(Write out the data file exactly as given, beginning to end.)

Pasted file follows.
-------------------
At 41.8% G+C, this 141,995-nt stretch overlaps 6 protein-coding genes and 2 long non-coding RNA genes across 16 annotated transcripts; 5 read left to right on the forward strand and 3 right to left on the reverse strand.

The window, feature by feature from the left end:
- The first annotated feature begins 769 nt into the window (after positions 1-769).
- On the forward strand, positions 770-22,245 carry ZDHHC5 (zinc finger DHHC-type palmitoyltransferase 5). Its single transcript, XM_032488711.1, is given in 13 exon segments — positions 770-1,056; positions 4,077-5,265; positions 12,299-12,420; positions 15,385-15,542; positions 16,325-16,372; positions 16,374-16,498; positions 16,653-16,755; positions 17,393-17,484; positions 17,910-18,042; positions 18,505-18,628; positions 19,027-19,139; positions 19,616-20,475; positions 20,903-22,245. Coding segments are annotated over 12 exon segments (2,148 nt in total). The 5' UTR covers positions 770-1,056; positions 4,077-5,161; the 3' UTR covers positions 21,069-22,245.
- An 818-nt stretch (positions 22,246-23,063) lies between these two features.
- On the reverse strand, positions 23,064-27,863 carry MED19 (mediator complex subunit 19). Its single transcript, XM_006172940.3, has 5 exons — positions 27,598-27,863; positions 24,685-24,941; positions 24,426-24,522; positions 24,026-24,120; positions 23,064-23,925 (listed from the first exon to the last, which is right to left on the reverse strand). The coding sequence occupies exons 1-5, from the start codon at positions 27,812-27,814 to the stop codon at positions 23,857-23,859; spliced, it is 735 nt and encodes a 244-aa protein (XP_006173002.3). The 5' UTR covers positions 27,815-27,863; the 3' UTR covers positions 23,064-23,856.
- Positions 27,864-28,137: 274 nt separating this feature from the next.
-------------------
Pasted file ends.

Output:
At 41.8% G+C, this 141,995-nt stretch overlaps 6 protein-coding genes and 2 long non-coding RNA genes across 16 annotated transcripts; 5 read left to right on the forward strand and 3 right to left on the reverse strand.

The window, feature by feature from the left end:
- The first annotated feature begins 769 nt into the window (after positions 1-769).
- On the forward strand, positions 770-22,245 carry ZDHHC5 (zinc finger DHHC-type palmitoyltransferase 5). Its single transcript, XM_032488711.1, is given in 13 exon segments — positions 770-1,056; positions 4,077-5,265; positions 12,299-12,420; positions 15,385-15,542; positions 16,325-16,372; positions 16,374-16,498; positions 16,653-16,755; positions 17,393-17,484; positions 17,910-18,042; positions 18,505-18,628; positions 19,027-19,139; positions 19,616-20,475; positions 20,903-22,245. Coding segments are annotated over 12 exon segments (2,148 nt in total). The 5' UTR covers positions 770-1,056; positions 4,077-5,161; the 3' UTR covers positions 21,069-22,245.
- An 818-nt stretch (positions 22,246-23,063) lies between these two features.
- On the reverse strand, positions 23,064-27,863 carry MED19 (mediator complex subunit 19). Its single transcript, XM_006172940.3, has 5 exons — positions 27,598-27,863; positions 24,685-24,941; positions 24,426-24,522; positions 24,026-24,120; positions 23,064-23,925 (listed from the first exon to the last, which is right to left on the reverse strand). The coding sequence occupies exons 1-5, from the start codon at positions 27,812-27,814 to the stop codon at positions 23,857-23,859; spliced, it is 735 nt and encodes a 244-aa protein (XP_006173002.3). The 5' UTR covers positions 27,815-27,863; the 3' UTR covers positions 23,064-23,856.
- Positions 27,864-28,137: 274 nt separating this feature from the next.